The Australian Department of Immigration, Multicultural and Indigenous Affairs (DIMIA) issued 4,899 temporary ICT (information and communication technology) visas between 2000-2001, and a further 3,612 in 2001-2002. Data collated by DIMIA shows that within this period, 25 per cent of all applications for skilled migration to Australia were in the area of ICT. The minimum government salary requirement for temporary employees -- $34,075, excluding superannuation and other benefits -- makes sponsoring them an attractive proposition for Australian businesses, says Alan Rigas, principal at Sydney-based consulting firm Alan Rigas & Associates, which specialises in migration services. (The minimum salary was to be revised on November 1, with preliminary estimates suggesting an increase of about $1,700).

Rigas says some companies may be deterred from the economic advantages by concerns about the standard of foreign workers' qualifications and training, as well as cultural differences. But the fact that they are so cheap in the marketplace will tempt many organisations to utilise them, at least to some extent.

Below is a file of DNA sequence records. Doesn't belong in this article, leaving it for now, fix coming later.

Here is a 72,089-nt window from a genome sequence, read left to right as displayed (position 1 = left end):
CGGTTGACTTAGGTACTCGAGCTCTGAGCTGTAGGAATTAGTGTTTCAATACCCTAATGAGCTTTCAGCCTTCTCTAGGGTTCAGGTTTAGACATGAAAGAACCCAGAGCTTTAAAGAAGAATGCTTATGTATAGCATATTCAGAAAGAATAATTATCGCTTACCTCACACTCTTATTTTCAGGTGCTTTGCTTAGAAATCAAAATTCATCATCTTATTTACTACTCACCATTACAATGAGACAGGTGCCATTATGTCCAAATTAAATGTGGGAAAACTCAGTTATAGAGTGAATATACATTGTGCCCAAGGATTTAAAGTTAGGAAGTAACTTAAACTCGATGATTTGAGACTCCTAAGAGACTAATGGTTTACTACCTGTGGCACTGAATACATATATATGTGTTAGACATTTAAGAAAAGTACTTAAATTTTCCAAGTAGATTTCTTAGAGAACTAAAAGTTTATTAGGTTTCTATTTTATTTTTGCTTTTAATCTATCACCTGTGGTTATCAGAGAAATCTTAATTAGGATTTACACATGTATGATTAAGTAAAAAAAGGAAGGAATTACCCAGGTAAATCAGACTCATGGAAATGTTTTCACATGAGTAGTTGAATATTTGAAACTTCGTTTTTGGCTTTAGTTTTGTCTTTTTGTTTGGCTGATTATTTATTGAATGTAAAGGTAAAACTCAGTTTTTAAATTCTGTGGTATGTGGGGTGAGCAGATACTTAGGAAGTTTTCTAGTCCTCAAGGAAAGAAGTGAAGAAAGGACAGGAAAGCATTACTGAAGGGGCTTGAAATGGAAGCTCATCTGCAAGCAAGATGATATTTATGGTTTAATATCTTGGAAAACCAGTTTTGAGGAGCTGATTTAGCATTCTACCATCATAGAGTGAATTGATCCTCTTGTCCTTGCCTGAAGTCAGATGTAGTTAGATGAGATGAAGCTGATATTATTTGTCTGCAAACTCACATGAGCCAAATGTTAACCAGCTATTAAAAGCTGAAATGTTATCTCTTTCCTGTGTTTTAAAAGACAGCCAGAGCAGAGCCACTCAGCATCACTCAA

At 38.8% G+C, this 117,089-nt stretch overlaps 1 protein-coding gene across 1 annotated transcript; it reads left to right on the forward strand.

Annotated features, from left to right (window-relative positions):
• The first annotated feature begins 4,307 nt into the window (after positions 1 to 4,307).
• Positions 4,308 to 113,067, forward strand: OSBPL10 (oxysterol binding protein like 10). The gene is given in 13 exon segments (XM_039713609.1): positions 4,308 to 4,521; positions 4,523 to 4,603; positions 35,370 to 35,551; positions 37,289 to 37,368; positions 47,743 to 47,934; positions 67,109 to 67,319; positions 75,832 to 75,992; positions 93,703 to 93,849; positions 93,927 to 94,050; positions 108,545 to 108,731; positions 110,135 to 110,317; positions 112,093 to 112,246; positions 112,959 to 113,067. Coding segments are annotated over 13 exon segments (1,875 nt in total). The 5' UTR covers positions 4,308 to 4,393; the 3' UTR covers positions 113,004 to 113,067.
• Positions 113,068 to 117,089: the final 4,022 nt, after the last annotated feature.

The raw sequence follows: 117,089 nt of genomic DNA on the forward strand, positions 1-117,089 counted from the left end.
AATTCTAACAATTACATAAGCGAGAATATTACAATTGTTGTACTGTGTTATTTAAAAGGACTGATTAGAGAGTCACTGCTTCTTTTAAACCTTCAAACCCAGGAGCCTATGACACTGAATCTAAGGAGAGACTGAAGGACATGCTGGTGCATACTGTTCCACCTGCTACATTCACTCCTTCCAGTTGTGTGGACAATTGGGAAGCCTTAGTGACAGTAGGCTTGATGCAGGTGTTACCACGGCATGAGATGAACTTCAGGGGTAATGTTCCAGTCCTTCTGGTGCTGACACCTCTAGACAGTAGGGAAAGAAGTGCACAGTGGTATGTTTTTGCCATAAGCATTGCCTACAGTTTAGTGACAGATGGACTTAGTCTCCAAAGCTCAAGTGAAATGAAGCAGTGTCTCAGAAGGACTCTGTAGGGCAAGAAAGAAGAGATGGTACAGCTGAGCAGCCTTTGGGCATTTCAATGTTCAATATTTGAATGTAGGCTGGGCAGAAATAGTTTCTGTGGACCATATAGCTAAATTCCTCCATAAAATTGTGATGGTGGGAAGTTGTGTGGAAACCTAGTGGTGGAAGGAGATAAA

From the candidates’ point of view, $34K is significantly more then they might receive in their home countries. "The expense of travel, processing and resettlement here is negated by the fact that they come out ahead," says Rigas. Added to the attraction is the safe and high standard of living that Australia provides.

What DIMIA's temporary visa figures don’t include is the number of short-stay visas (sub-class 456, entitling a three-month stay), used by multinational outfits like Dimension Data to move a low-cost mobile workforce of network engineers, programmers and consultants around the globe.

Dimension Data CEO Steve Nola says that while in the past the company would send development projects offshore, it now imports a team of, say, South African engineers for a specific integration task before shipping them home again.

"As part of a global business, we have the ability to use resources internally from countries where the cost of employment is less," says Nola. In many ways, it's simply a more sophisticated version of housing a call centre in the Philippines.

Similarly, EDS has a network of 13 Global Competitive Resourcing (GCR) centres, including one in Adelaide, which compete aggressively for development projects tendered by large multinationals. In these tenders, the customer’s geographical position, or that of the development centre, is irrelevant except in relation to the cost of labour in the region, the availability of resources and the particular expertise -- for example, Australia is renowned for its financial, banking and credit-related applications.